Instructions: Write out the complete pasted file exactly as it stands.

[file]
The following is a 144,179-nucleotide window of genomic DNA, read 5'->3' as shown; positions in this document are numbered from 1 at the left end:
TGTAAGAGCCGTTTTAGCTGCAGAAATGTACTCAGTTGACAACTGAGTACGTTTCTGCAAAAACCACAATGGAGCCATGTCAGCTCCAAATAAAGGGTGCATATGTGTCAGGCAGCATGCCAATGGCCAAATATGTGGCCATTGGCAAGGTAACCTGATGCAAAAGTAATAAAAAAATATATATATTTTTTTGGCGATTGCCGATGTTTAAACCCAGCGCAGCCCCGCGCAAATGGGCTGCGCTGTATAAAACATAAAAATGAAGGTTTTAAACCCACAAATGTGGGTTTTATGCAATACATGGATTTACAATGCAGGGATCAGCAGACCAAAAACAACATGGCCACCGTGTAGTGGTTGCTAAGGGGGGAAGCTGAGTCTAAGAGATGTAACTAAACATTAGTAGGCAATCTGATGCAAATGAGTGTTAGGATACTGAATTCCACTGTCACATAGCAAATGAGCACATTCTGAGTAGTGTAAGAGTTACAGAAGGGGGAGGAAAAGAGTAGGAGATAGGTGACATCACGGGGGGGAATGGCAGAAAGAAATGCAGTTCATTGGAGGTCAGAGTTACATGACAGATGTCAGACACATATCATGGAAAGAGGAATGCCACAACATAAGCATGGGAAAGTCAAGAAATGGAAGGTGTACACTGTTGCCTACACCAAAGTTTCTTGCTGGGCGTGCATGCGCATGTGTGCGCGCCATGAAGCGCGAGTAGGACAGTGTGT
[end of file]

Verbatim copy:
The following is a 144,179-nucleotide window of genomic DNA, read 5'->3' as shown; positions in this document are numbered from 1 at the left end:
TGTAAGAGCCGTTTTAGCTGCAGAAATGTACTCAGTTGACAACTGAGTACGTTTCTGCAAAAACCACAATGGAGCCATGTCAGCTCCAAATAAAGGGTGCATATGTGTCAGGCAGCATGCCAATGGCCAAATATGTGGCCATTGGCAAGGTAACCTGATGCAAAAGTAATAAAAAAATATATATATTTTTTTGGCGATTGCCGATGTTTAAACCCAGCGCAGCCCCGCGCAAATGGGCTGCGCTGTATAAAACATAAAAATGAAGGTTTTAAACCCACAAATGTGGGTTTTATGCAATACATGGATTTACAATGCAGGGATCAGCAGACCAAAAACAACATGGCCACCGTGTAGTGGTTGCTAAGGGGGGAAGCTGAGTCTAAGAGATGTAACTAAACATTAGTAGGCAATCTGATGCAAATGAGTGTTAGGATACTGAATTCCACTGTCACATAGCAAATGAGCACATTCTGAGTAGTGTAAGAGTTACAGAAGGGGGAGGAAAAGAGTAGGAGATAGGTGACATCACGGGGGGGAATGGCAGAAAGAAATGCAGTTCATTGGAGGTCAGAGTTACATGACAGATGTCAGACACATATCATGGAAAGAGGAATGCCACAACATAAGCATGGGAAAGTCAAGAAATGGAAGGTGTACACTGTTGCCTACACCAAAGTTTCTTGCTGGGCGTGCATGCGCATGTGTGCGCGCCATGAAGCGCGAGTAGGACAGTGTGT